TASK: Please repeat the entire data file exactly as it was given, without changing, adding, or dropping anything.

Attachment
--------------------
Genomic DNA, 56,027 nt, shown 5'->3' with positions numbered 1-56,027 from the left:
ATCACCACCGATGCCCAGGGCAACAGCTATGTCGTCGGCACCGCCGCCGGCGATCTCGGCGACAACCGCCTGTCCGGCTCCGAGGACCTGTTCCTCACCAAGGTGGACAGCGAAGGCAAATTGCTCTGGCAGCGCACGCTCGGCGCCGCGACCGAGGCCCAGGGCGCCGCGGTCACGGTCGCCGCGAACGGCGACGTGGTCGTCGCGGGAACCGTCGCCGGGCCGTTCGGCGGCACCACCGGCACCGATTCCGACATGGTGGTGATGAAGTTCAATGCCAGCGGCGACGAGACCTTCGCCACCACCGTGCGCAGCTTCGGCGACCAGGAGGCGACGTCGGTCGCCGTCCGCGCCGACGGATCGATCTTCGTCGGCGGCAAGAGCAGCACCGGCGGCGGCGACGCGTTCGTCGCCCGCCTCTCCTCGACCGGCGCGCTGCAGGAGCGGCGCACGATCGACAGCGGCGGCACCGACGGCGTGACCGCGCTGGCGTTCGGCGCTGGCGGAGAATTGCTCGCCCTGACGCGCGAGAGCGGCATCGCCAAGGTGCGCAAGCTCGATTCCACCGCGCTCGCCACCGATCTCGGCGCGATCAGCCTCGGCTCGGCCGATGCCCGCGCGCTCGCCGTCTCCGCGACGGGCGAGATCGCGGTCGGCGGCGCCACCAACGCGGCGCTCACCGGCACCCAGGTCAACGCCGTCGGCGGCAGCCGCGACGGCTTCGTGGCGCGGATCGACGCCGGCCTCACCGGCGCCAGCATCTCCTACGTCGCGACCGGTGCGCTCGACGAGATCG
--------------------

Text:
Genomic DNA, 56,027 nt, shown 5'->3' with positions numbered 1-56,027 from the left:
ATCACCACCGATGCCCAGGGCAACAGCTATGTCGTCGGCACCGCCGCCGGCGATCTCGGCGACAACCGCCTGTCCGGCTCCGAGGACCTGTTCCTCACCAAGGTGGACAGCGAAGGCAAATTGCTCTGGCAGCGCACGCTCGGCGCCGCGACCGAGGCCCAGGGCGCCGCGGTCACGGTCGCCGCGAACGGCGACGTGGTCGTCGCGGGAACCGTCGCCGGGCCGTTCGGCGGCACCACCGGCACCGATTCCGACATGGTGGTGATGAAGTTCAATGCCAGCGGCGACGAGACCTTCGCCACCACCGTGCGCAGCTTCGGCGACCAGGAGGCGACGTCGGTCGCCGTCCGCGCCGACGGATCGATCTTCGTCGGCGGCAAGAGCAGCACCGGCGGCGGCGACGCGTTCGTCGCCCGCCTCTCCTCGACCGGCGCGCTGCAGGAGCGGCGCACGATCGACAGCGGCGGCACCGACGGCGTGACCGCGCTGGCGTTCGGCGCTGGCGGAGAATTGCTCGCCCTGACGCGCGAGAGCGGCATCGCCAAGGTGCGCAAGCTCGATTCCACCGCGCTCGCCACCGATCTCGGCGCGATCAGCCTCGGCTCGGCCGATGCCCGCGCGCTCGCCGTCTCCGCGACGGGCGAGATCGCGGTCGGCGGCGCCACCAACGCGGCGCTCACCGGCACCCAGGTCAACGCCGTCGGCGGCAGCCGCGACGGCTTCGTGGCGCGGATCGACGCCGGCCTCACCGGCGCCAGCATCTCCTACGTCGCGACCGGTGCGCTCGACGAGATCG